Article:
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Angular Classes with NgClass

Feb 29, 2020 5 mins read

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Let’s take a dive into Angular’s NgClass and master the syntax, whilst also learning about the native DOM API for class manipulation - an important feat before diving into the framework’s implementation.

With Angular, we have a few approaches to add, remove or even toggle a class. We can choose to change single class and bind to a property, or we can use the awesome NgClass directive from Angular to give us a powerful templating tool.

In this post, we’ll explore class bindings and also Angular’s NgClass directive (plus all the syntaxes and also some best practice ideas)!

It’s a frequent requirement to add some kind of “state” to the DOM, typically via classes. Open and closed, for example.

Let’s explore some quick and easy options we have with Angular.

Property Binding with className

Before we jump into NgClass, let’s explore some sugar syntax that’s simple, yet effective. When working with a single class name, I much prefer and advocate this approach over diving into NgClass - it’s faster to work with and I find it’s more descriptive when reading any existing code.

In good old JavaScript DOM, we have a className property available on DOM elements:

const div = document.querySelector('div');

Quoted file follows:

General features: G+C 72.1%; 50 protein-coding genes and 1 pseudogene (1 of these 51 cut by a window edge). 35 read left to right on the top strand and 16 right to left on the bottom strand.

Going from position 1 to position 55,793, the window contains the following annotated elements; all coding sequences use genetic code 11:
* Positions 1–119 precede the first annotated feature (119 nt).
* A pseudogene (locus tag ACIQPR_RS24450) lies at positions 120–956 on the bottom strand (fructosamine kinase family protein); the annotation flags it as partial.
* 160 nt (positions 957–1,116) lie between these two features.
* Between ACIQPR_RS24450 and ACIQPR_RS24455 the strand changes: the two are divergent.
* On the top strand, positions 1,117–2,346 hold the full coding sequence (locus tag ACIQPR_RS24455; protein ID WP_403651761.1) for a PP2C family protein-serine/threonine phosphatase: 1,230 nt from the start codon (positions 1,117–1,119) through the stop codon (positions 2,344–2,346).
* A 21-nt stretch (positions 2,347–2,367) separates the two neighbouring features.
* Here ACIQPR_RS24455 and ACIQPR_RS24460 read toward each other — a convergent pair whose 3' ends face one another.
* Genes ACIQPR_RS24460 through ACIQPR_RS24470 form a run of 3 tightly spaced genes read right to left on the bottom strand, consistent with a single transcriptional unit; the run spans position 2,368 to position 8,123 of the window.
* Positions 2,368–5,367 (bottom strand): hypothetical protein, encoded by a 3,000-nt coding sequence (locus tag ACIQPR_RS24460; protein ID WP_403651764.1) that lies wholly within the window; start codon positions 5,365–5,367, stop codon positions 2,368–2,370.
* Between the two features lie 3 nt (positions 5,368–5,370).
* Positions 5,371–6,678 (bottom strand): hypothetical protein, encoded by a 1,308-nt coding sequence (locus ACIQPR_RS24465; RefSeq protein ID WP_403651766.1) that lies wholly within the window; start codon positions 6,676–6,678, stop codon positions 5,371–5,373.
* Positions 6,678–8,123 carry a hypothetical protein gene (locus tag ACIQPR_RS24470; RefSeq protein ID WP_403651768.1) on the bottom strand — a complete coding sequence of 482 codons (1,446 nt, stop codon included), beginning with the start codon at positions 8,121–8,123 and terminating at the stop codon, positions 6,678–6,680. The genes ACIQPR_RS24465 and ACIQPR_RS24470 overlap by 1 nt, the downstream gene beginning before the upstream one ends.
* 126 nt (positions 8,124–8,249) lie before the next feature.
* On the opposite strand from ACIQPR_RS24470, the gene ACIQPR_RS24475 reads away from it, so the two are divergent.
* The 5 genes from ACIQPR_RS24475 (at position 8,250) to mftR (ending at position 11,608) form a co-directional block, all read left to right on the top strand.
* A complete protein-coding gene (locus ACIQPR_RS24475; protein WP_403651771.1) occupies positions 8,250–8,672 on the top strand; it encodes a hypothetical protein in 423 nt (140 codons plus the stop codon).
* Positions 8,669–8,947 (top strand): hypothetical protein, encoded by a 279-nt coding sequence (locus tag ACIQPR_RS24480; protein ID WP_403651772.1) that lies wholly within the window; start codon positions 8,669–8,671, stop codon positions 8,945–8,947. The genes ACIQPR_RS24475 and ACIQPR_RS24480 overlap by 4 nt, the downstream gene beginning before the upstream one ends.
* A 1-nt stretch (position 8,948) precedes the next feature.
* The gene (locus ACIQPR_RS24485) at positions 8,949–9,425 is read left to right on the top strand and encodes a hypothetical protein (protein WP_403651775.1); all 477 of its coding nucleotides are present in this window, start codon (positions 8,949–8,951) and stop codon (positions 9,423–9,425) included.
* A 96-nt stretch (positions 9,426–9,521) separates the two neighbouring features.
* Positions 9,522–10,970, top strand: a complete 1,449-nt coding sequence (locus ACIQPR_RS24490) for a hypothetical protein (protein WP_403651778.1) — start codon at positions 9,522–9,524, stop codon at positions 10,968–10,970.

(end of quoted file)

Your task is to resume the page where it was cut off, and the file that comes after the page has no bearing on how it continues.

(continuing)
div.className = 'active';
console.log(div.className); // 'active'

Nice and easy, and with this knowledge we can begin to utilise NgClass effectively.

Above, we’re setting a JavaScript property on a DOM Node.

In in Angular we work with templates and bindings - not DOM APIs such as querySelector. Angular cleverly binds to properties through its template syntax - not an attribute (unless you’d like just an attribute).

To bind to the className property using Angular, we’ll need to using the [] binding syntax to directly bind to a property:

<div [className]="'active'"></div>

Angular will then lookup the JavaScript property of className and bind our expression to it (in the above case, it’s a String value but this could also be a variable defined in the Component which holds some data).

Due to Angular’s clever binding syntax, we can mix and match property binding with JavaScript-like expressions, known as just “expressions” in Angular.

For example, we could use the ternary statement to conditionally apply a className based on the value of condition. If it’s a truthy value 'active' will be added, otherwise 'inactive' would be displayed:

<div [className]="condition ? 'active' : 'inactive'"></div>

Bear in mind, we cannot do this:

<!-- if the condition is false, we will end up with class="false" -->
<div [className]="condition && 'active'"></div>

We want to avoid this, and supply a class at all times, unless we don’t want that behaviour. So what about just one class?

Property binding with “class”

Angular has a shorthand syntax for supplying a class, instead of using className - but also with some additional super powers:

<div [class.active]="condition"></div>

When our condition variable evaluates to true, the class of active will be added. What an amazing syntax!

When false, active is then removed. This is really nice, clean and concise!

What about more complex classes, perhaps using the BEM (Block-Element-Modifier) syntax?